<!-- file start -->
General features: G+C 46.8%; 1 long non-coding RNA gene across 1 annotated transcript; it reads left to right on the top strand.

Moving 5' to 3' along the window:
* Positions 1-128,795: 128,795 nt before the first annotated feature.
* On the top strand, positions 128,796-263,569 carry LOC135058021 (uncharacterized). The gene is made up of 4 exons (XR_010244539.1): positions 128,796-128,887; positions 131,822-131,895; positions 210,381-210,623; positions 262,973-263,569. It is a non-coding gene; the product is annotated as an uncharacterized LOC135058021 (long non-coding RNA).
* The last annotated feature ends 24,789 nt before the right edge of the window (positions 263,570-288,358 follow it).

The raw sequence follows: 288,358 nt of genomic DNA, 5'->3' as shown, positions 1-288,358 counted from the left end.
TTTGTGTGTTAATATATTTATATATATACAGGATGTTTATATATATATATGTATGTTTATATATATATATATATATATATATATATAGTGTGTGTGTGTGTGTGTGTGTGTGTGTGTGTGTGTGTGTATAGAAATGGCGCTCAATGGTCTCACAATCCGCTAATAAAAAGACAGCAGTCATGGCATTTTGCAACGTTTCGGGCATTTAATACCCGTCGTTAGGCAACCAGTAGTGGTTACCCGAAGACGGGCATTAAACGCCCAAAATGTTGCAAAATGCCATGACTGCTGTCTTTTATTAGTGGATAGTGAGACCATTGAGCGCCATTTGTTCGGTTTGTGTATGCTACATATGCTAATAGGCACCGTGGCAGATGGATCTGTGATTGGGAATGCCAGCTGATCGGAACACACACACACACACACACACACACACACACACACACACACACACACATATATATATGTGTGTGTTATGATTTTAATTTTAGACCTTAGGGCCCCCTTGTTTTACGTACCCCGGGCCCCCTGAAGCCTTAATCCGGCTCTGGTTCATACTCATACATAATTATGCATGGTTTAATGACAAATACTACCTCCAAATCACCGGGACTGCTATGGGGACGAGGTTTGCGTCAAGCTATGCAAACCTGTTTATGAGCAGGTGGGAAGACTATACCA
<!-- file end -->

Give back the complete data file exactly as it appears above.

General features: G+C 46.8%; 1 long non-coding RNA gene across 1 annotated transcript; it reads left to right on the top strand.

Moving 5' to 3' along the window:
* Positions 1-128,795: 128,795 nt before the first annotated feature.
* On the top strand, positions 128,796-263,569 carry LOC135058021 (uncharacterized). The gene is made up of 4 exons (XR_010244539.1): positions 128,796-128,887; positions 131,822-131,895; positions 210,381-210,623; positions 262,973-263,569. It is a non-coding gene; the product is annotated as an uncharacterized LOC135058021 (long non-coding RNA).
* The last annotated feature ends 24,789 nt before the right edge of the window (positions 263,570-288,358 follow it).

The raw sequence follows: 288,358 nt of genomic DNA, 5'->3' as shown, positions 1-288,358 counted from the left end.
TTTGTGTGTTAATATATTTATATATATACAGGATGTTTATATATATATATGTATGTTTATATATATATATATATATATATATATATAGTGTGTGTGTGTGTGTGTGTGTGTGTGTGTGTGTGTGTGTATAGAAATGGCGCTCAATGGTCTCACAATCCGCTAATAAAAAGACAGCAGTCATGGCATTTTGCAACGTTTCGGGCATTTAATACCCGTCGTTAGGCAACCAGTAGTGGTTACCCGAAGACGGGCATTAAACGCCCAAAATGTTGCAAAATGCCATGACTGCTGTCTTTTATTAGTGGATAGTGAGACCATTGAGCGCCATTTGTTCGGTTTGTGTATGCTACATATGCTAATAGGCACCGTGGCAGATGGATCTGTGATTGGGAATGCCAGCTGATCGGAACACACACACACACACACACACACACACACACACACACACACACACACATATATATATGTGTGTGTTATGATTTTAATTTTAGACCTTAGGGCCCCCTTGTTTTACGTACCCCGGGCCCCCTGAAGCCTTAATCCGGCTCTGGTTCATACTCATACATAATTATGCATGGTTTAATGACAAATACTACCTCCAAATCACCGGGACTGCTATGGGGACGAGGTTTGCGTCAAGCTATGCAAACCTGTTTATGAGCAGGTGGGAAGACTATACCA